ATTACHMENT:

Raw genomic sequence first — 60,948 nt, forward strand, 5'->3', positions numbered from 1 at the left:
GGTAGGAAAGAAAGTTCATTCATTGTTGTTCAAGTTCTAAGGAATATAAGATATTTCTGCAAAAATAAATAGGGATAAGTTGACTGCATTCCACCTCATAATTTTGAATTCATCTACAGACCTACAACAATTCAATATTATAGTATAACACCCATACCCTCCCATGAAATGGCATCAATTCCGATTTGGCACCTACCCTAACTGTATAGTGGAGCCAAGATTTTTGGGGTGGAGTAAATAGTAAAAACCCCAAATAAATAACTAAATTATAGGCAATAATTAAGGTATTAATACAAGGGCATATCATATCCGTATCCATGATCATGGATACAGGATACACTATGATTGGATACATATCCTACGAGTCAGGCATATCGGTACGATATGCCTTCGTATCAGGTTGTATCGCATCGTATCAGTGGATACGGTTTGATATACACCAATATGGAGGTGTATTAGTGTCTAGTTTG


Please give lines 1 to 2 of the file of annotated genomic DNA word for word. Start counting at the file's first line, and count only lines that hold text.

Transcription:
Raw genomic sequence first — 60,948 nt, forward strand, 5'->3', positions numbered from 1 at the left:
GGTAGGAAAGAAAGTTCATTCATTGTTGTTCAAGTTCTAAGGAATATAAGATATTTCTGCAAAAATAAATAGGGATAAGTTGACTGCATTCCACCTCATAATTTTGAATTCATCTACAGACCTACAACAATTCAATATTATAGTATAACACCCATACCCTCCCATGAAATGGCATCAATTCCGATTTGGCACCTACCCTAACTGTATAGTGGAGCCAAGATTTTTGGGGTGGAGTAAATAGTAAAAACCCCAAATAAATAACTAAATTATAGGCAATAATTAAGGTATTAATACAAGGGCATATCATATCCGTATCCATGATCATGGATACAGGATACACTATGATTGGATACATATCCTACGAGTCAGGCATATCGGTACGATATGCCTTCGTATCAGGTTGTATCGCATCGTATCAGTGGATACGGTTTGATATACACCAATATGGAGGTGTATTAGTGTCTAGTTTG